NCCE Urges Parties Not To Declare Election Results
The National Commission on Civic Education has made a passionate appeal to all political parties in the country not to announce the results of the 2008 general election to avoid any conflicts.
It said, as per the constitution of the state, it was the prerogative of one person, the Commissioner of the Electoral Commission (EC), to make any such announcement, and asked all the parties to strictly respect that.
The Chairman of the NCCE, Mr Laary Bimi, made the appeal at a news conference in Accra to advise all stakeholders, including political parties, religious bodies and traditional rulers on what to do or otherwise to ensure a peaceful election.
Without mentioning names, he said, “It happened in the last general election but it should not be repeated this time round for the sake of peace.”
Mr Bimi argued that should a political party announce the results only for another party to do same, Ghanaians could imagine what calamity may befall the country and reiterated that in the interest of peace and stability, the constitutional provision which mandated the EC Commissioner to do so should be fully respected.
The appeal of the NCCE chairman comes at the heels of concerns raised by the Flag bearer of the opposition National Democratic Congress (NDC), Professor John Evans Atta Mills, who earlier in the week, raised similar concerns about a party announcing the results of a general election before the EC, and noted that such a practice could be a recipe for disaster.
The good old professor cited the case when the former Minister of Tourism and Diasporan Relations, Mr Jake Obetsebi-Lamptey, called the results of the 2004 presidential elections before the constitutionally mandated body, the EC, could so do.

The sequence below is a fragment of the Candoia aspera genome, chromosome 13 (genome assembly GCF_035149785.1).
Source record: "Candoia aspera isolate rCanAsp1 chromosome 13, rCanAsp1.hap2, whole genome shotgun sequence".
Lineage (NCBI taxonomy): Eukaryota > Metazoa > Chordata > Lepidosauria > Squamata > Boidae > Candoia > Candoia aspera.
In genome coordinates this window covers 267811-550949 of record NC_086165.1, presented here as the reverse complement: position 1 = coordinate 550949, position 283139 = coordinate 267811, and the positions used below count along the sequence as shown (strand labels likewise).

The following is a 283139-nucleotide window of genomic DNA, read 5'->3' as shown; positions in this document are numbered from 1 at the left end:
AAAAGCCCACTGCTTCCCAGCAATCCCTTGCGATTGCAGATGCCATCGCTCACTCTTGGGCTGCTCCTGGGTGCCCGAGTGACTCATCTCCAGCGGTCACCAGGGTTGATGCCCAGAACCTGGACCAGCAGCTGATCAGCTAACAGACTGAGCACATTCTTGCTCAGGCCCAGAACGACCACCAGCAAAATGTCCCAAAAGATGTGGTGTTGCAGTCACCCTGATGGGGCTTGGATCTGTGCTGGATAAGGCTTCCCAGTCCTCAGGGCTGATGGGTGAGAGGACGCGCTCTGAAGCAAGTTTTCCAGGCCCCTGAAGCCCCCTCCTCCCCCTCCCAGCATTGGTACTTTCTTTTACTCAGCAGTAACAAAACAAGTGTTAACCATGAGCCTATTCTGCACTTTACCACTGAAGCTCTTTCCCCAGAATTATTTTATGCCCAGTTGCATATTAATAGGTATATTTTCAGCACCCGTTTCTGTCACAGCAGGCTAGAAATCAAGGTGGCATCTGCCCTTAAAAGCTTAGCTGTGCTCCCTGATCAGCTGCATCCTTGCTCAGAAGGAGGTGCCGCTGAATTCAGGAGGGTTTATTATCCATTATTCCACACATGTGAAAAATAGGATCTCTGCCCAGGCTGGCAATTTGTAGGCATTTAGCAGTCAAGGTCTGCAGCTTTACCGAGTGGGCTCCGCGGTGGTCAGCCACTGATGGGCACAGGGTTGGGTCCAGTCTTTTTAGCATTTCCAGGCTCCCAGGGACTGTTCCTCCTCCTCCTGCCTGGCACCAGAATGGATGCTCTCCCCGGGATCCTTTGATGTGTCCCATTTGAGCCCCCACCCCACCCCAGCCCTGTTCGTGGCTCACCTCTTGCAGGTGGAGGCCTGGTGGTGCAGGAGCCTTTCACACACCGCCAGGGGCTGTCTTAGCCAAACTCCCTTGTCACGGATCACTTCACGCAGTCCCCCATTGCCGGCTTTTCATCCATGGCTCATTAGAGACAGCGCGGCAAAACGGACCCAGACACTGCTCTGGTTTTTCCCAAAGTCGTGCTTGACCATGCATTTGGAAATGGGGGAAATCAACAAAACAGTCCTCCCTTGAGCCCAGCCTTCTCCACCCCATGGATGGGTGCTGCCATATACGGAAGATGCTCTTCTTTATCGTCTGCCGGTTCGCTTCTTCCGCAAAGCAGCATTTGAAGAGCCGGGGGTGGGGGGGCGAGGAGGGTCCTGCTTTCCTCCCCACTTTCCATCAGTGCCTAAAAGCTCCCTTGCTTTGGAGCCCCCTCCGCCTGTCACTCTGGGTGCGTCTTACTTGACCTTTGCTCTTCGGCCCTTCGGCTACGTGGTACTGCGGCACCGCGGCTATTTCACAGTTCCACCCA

Meanwhile, Mr Bimi made it clear that to avoid the temptation of any party announcing the results, the onus lied on the EC to ensure that the results were announced on time to defuse any tension.
“The commission is aware of the anxiety of the participating political parties after the voting to know their positions, but we need to be patient to allow the EC to do its work to avoid a repetition of the Kenyan situation,” he added.
On promises made by political candidates during electioneering campaigns, the NCCE chairman again cautioned against such practice.
“Many a time, they go to promise and when they get to the top, they find it difficult to honour their pledges to the people, and that brings about problems, which sometimes end in conflicts,” he said.
On the participation of chiefs in active politics, Mr Bimi said as chiefs, the commission expected them to be responsible enough to abide by the law, stressing that as traditional rulers, their word wielded a lot of power, and noted that concentrating on their duties as chiefs would better serve the interest of their people and the state.
The NCCE chairman also noted that it was important for the state to provide security for all the presidential candidates of the various political parties.
“Each of them should be given the same number of bodyguards, the same number of motorcades and any other security protection; There must be equity; none should have more than the other,” he added.
Story by Charles Benoni Okine